–An Islamist regime rules Turkey and has seized control of most institutions and is gradually crushing democracy. This regime has aligned itself with Hamas, Hizballah, Iran, and Syria.

–An Islamist regime rules the Gaza Strip and has already set off one war and will no doubt do so again. Its patrons are Iran, Syria, and now Egypt. This government now exercises veto power over any Israel-Palestinian peace which means there won’t be an Israel-Palestinian peace.

–An Islamist-oriented regime rules Lebanon, backed by Iran and Syria. It has already set off one war and will no doubt do so again.

–The Iranian regime has weathered a major internal upheaval and is heading full-speed ahead toward nuclear weapons.

–With Western help the regime in Egypt—one of the main bulwarks against revolutionary Islamism has fallen–and whether or not Islamists there take over they will be a lot stronger, able to act freely, and direct a movement of millions seeking to Islamize and eventually make Islamist the largest Arab country of all.

–Revolutionary Islamism is also a serious threat, though so far has been kept at bay, in countries like Yemen, Iraq, Bahrain, Saudi Arabia, and Jordan while in other parts of the world it has spread to places like Chechnya, the northern Caucasus, the Balkans, Nigeria, Somalia, southern Thailand and the southern Philippines, and Indonesia. The resurgence of the Taliban in Afghanistan seems far from impossible as does a revolutionary Islamist upheaval in Pakistan.

–Serious Islamist movements have gained political hegemony over growing Muslim communities all over the West. While many Muslims are indifferent to the movement and a few courageous dissidents combat it, Western governments and elites often blindly favor the Islamists.

–In fact, the degree that Western governments, elites, and societies are blind to the actual threat defies belief. The far left—which is a lot nearer than it used to be—often makes common cause with revolutionary Islamism.

Many of these other movements are “smarter” than bin Laden, which is to say they know how to be more tactically flexible. They can smile, and smile and be a villain. They understand far better how to be patient, conceal their plans, use elections, sponsor social services to win supporters, run youth camps to train suicide bombers, take Western aid and assistance, hang out with Western journalists to prove they’re cool guys, produce satellite television networks, and play Western democracies for all they are worth. Oh, and they can still throw bombs with the best of them.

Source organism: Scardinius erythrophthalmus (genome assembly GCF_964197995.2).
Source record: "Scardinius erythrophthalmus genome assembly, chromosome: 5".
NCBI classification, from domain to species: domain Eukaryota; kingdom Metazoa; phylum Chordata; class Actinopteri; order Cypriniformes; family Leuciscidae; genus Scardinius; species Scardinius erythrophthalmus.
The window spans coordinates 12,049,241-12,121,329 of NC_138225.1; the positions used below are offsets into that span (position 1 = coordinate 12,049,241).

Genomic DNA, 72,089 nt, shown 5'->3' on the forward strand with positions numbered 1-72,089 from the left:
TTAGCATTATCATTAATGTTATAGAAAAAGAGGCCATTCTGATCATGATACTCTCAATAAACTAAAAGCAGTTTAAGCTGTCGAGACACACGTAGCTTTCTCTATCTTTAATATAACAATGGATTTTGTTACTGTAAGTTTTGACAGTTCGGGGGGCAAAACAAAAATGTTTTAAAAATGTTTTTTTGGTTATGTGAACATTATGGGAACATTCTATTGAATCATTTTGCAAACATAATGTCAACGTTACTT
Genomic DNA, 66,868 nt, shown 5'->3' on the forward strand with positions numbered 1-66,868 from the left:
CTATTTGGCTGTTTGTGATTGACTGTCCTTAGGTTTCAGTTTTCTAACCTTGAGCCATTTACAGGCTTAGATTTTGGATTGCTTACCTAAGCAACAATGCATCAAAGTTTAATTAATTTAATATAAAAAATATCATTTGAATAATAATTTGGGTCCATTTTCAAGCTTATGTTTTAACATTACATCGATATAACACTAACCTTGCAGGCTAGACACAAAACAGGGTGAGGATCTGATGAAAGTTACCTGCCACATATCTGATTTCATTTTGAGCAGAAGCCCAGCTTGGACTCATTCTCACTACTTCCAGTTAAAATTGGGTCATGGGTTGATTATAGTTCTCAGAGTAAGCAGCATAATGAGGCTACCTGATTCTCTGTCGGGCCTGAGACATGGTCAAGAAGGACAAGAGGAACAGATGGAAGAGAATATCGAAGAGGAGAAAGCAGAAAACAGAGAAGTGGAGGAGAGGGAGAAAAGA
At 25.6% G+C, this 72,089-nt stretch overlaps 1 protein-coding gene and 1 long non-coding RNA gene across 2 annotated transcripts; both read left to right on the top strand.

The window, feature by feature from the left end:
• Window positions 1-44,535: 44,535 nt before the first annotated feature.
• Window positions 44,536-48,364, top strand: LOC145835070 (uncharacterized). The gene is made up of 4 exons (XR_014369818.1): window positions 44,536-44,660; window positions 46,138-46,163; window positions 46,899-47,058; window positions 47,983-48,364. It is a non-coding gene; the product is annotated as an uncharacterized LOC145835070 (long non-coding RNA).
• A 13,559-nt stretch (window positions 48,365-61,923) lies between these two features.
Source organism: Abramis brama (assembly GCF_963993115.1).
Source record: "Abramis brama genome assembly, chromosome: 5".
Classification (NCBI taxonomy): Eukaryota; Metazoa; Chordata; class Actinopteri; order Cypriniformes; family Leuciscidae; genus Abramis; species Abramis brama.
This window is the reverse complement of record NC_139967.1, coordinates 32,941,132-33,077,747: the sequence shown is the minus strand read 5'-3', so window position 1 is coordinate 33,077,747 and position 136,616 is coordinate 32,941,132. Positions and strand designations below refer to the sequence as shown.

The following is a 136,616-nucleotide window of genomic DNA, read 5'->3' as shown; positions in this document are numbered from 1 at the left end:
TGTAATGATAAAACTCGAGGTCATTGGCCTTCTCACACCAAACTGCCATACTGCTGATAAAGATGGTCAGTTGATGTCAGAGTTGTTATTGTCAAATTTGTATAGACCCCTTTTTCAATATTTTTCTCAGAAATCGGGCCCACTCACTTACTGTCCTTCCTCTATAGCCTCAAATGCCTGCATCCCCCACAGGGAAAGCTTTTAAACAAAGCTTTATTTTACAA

Or, to put it in Iranian terms, bin Laden was the “little Satan” and the “big Satan,” the real revolutionary Islamist movement, couldn’t care less about his death. Indeed, his death serves a useful purpose. If the West thinks the “war on terror” is over and it’s time to celebrate, all the better. Countries can go on trading with Iran, engaging Syria and Hizballah, and acting as if there’s no big threat in Egypt. All the better to eat you up.

So bin Laden is dead and September 11 is, in a sense, avenged. But his cause goes marching on. It is marching forward. And as the West cheers at the good news of bin Laden’s death it may go back to sleep thereafter, snoring as the bin Laden’s of the world advance.

Barry Rubin is director of the Global Research in International Affairs (GLORIA) Center, editor of the Middle East Review of International Affairs (MERIA) Journal, and a featured columnist for PajamasMedia at His latest books are The Israel-Arab Reader (seventh edition), The Long War for Freedom: The Arab Struggle for Democracy in the Middle East (Wiley), and The Truth About Syria (Palgrave-Macmillan). The website of the GLORIA Center is